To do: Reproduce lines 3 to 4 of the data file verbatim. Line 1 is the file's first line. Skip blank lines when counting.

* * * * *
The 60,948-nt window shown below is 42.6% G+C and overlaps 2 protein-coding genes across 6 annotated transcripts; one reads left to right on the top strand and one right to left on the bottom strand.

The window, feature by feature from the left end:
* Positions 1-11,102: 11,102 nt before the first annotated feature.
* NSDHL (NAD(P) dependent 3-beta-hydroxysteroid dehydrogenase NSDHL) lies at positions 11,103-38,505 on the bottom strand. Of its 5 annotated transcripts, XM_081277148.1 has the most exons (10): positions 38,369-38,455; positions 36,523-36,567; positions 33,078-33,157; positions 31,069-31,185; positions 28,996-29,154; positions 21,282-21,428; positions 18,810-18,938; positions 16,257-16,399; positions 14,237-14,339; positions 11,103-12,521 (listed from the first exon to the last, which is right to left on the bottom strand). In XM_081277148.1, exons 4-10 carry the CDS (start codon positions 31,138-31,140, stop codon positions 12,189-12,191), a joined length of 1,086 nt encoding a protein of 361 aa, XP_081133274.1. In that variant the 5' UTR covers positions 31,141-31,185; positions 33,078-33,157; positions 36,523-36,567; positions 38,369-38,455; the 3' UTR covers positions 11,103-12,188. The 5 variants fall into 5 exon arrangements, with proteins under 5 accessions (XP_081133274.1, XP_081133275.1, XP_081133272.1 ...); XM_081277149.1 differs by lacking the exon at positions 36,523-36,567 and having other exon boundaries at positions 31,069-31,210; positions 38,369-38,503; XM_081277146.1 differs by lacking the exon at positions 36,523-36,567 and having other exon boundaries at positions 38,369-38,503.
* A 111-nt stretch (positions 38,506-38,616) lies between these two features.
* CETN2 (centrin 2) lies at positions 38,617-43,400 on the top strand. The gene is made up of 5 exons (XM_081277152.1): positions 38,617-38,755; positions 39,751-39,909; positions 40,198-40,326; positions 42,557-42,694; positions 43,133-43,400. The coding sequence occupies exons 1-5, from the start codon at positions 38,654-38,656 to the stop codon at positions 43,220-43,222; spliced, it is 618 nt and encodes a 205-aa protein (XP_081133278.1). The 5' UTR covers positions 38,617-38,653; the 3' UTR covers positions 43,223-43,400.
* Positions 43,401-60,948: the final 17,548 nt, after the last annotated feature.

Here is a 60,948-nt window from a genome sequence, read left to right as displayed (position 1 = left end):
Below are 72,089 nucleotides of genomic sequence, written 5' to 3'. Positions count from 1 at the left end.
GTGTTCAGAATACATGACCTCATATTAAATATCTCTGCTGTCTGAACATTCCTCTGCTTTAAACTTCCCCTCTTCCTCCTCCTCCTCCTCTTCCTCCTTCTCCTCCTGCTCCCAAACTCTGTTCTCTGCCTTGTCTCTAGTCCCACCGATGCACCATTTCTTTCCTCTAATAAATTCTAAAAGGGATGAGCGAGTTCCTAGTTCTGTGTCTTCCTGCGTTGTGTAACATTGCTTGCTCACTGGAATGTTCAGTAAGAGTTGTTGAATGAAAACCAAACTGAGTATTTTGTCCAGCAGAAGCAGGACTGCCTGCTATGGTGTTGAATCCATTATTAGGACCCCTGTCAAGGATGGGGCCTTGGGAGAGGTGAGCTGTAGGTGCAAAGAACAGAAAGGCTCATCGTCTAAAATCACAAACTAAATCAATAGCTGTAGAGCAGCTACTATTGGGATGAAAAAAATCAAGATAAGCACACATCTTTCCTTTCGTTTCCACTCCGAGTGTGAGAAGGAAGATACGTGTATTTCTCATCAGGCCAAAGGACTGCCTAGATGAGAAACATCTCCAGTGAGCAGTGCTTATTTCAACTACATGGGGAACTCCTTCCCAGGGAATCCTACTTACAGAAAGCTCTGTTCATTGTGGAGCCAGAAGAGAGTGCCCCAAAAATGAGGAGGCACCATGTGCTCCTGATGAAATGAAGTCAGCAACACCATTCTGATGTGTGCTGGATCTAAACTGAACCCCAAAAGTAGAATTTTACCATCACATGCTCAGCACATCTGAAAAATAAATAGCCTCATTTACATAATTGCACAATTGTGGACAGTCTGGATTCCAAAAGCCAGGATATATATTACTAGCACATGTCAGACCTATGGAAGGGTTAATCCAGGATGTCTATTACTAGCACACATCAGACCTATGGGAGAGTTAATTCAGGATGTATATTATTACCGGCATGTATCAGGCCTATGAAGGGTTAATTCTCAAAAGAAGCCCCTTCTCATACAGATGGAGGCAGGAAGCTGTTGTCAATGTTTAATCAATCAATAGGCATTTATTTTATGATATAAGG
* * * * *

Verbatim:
* Positions 1-11,102: 11,102 nt before the first annotated feature.
* NSDHL (NAD(P) dependent 3-beta-hydroxysteroid dehydrogenase NSDHL) lies at positions 11,103-38,505 on the bottom strand. Of its 5 annotated transcripts, XM_081277148.1 has the most exons (10): positions 38,369-38,455; positions 36,523-36,567; positions 33,078-33,157; positions 31,069-31,185; positions 28,996-29,154; positions 21,282-21,428; positions 18,810-18,938; positions 16,257-16,399; positions 14,237-14,339; positions 11,103-12,521 (listed from the first exon to the last, which is right to left on the bottom strand). In XM_081277148.1, exons 4-10 carry the CDS (start codon positions 31,138-31,140, stop codon positions 12,189-12,191), a joined length of 1,086 nt encoding a protein of 361 aa, XP_081133274.1. In that variant the 5' UTR covers positions 31,141-31,185; positions 33,078-33,157; positions 36,523-36,567; positions 38,369-38,455; the 3' UTR covers positions 11,103-12,188. The 5 variants fall into 5 exon arrangements, with proteins under 5 accessions (XP_081133274.1, XP_081133275.1, XP_081133272.1 ...); XM_081277149.1 differs by lacking the exon at positions 36,523-36,567 and having other exon boundaries at positions 31,069-31,210; positions 38,369-38,503; XM_081277146.1 differs by lacking the exon at positions 36,523-36,567 and having other exon boundaries at positions 38,369-38,503.